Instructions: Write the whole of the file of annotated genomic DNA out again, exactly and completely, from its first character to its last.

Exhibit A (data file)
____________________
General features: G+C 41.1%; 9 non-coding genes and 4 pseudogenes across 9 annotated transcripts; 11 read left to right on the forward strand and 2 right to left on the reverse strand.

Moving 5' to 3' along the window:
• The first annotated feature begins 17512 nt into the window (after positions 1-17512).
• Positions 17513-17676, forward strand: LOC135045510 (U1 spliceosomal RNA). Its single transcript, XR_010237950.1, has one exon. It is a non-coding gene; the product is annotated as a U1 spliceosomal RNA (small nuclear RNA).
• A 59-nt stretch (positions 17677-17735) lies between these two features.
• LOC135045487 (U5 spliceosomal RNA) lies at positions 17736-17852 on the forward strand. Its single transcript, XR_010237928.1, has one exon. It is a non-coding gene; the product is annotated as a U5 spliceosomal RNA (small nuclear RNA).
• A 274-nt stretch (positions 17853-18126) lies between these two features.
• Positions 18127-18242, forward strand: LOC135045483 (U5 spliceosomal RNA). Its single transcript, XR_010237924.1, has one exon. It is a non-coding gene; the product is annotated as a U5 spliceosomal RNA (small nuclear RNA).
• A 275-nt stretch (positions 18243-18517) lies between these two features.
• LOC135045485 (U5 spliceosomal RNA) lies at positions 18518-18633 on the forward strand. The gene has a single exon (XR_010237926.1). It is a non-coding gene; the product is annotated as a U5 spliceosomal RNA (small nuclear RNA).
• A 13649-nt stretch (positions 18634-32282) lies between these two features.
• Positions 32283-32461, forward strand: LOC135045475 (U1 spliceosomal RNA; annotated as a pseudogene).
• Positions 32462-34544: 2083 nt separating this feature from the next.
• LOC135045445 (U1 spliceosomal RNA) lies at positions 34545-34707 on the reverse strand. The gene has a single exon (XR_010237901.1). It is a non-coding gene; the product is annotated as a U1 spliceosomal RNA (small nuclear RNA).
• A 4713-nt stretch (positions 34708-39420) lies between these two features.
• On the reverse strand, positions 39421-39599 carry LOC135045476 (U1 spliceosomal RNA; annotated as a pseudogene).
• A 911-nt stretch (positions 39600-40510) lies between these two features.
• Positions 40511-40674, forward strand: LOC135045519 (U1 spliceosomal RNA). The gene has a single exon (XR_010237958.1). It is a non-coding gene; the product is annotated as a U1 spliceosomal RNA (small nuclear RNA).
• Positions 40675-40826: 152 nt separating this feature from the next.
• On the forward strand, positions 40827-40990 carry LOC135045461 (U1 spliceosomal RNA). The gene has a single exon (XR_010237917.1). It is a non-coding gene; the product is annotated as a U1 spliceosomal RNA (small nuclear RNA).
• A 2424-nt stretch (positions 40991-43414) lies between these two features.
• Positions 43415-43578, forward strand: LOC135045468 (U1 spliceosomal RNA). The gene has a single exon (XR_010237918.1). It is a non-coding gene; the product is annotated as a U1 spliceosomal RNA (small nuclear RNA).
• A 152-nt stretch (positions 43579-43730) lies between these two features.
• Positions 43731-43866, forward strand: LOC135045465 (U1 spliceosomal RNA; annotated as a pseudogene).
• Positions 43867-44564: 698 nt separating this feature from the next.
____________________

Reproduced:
General features: G+C 41.1%; 9 non-coding genes and 4 pseudogenes across 9 annotated transcripts; 11 read left to right on the forward strand and 2 right to left on the reverse strand.

Moving 5' to 3' along the window:
• The first annotated feature begins 17512 nt into the window (after positions 1-17512).
• Positions 17513-17676, forward strand: LOC135045510 (U1 spliceosomal RNA). Its single transcript, XR_010237950.1, has one exon. It is a non-coding gene; the product is annotated as a U1 spliceosomal RNA (small nuclear RNA).
• A 59-nt stretch (positions 17677-17735) lies between these two features.
• LOC135045487 (U5 spliceosomal RNA) lies at positions 17736-17852 on the forward strand. Its single transcript, XR_010237928.1, has one exon. It is a non-coding gene; the product is annotated as a U5 spliceosomal RNA (small nuclear RNA).
• A 274-nt stretch (positions 17853-18126) lies between these two features.
• Positions 18127-18242, forward strand: LOC135045483 (U5 spliceosomal RNA). Its single transcript, XR_010237924.1, has one exon. It is a non-coding gene; the product is annotated as a U5 spliceosomal RNA (small nuclear RNA).
• A 275-nt stretch (positions 18243-18517) lies between these two features.
• LOC135045485 (U5 spliceosomal RNA) lies at positions 18518-18633 on the forward strand. The gene has a single exon (XR_010237926.1). It is a non-coding gene; the product is annotated as a U5 spliceosomal RNA (small nuclear RNA).
• A 13649-nt stretch (positions 18634-32282) lies between these two features.
• Positions 32283-32461, forward strand: LOC135045475 (U1 spliceosomal RNA; annotated as a pseudogene).
• Positions 32462-34544: 2083 nt separating this feature from the next.
• LOC135045445 (U1 spliceosomal RNA) lies at positions 34545-34707 on the reverse strand. The gene has a single exon (XR_010237901.1). It is a non-coding gene; the product is annotated as a U1 spliceosomal RNA (small nuclear RNA).
• A 4713-nt stretch (positions 34708-39420) lies between these two features.
• On the reverse strand, positions 39421-39599 carry LOC135045476 (U1 spliceosomal RNA; annotated as a pseudogene).
• A 911-nt stretch (positions 39600-40510) lies between these two features.
• Positions 40511-40674, forward strand: LOC135045519 (U1 spliceosomal RNA). The gene has a single exon (XR_010237958.1). It is a non-coding gene; the product is annotated as a U1 spliceosomal RNA (small nuclear RNA).
• Positions 40675-40826: 152 nt separating this feature from the next.
• On the forward strand, positions 40827-40990 carry LOC135045461 (U1 spliceosomal RNA). The gene has a single exon (XR_010237917.1). It is a non-coding gene; the product is annotated as a U1 spliceosomal RNA (small nuclear RNA).
• A 2424-nt stretch (positions 40991-43414) lies between these two features.
• Positions 43415-43578, forward strand: LOC135045468 (U1 spliceosomal RNA). The gene has a single exon (XR_010237918.1). It is a non-coding gene; the product is annotated as a U1 spliceosomal RNA (small nuclear RNA).
• A 152-nt stretch (positions 43579-43730) lies between these two features.
• Positions 43731-43866, forward strand: LOC135045465 (U1 spliceosomal RNA; annotated as a pseudogene).
• Positions 43867-44564: 698 nt separating this feature from the next.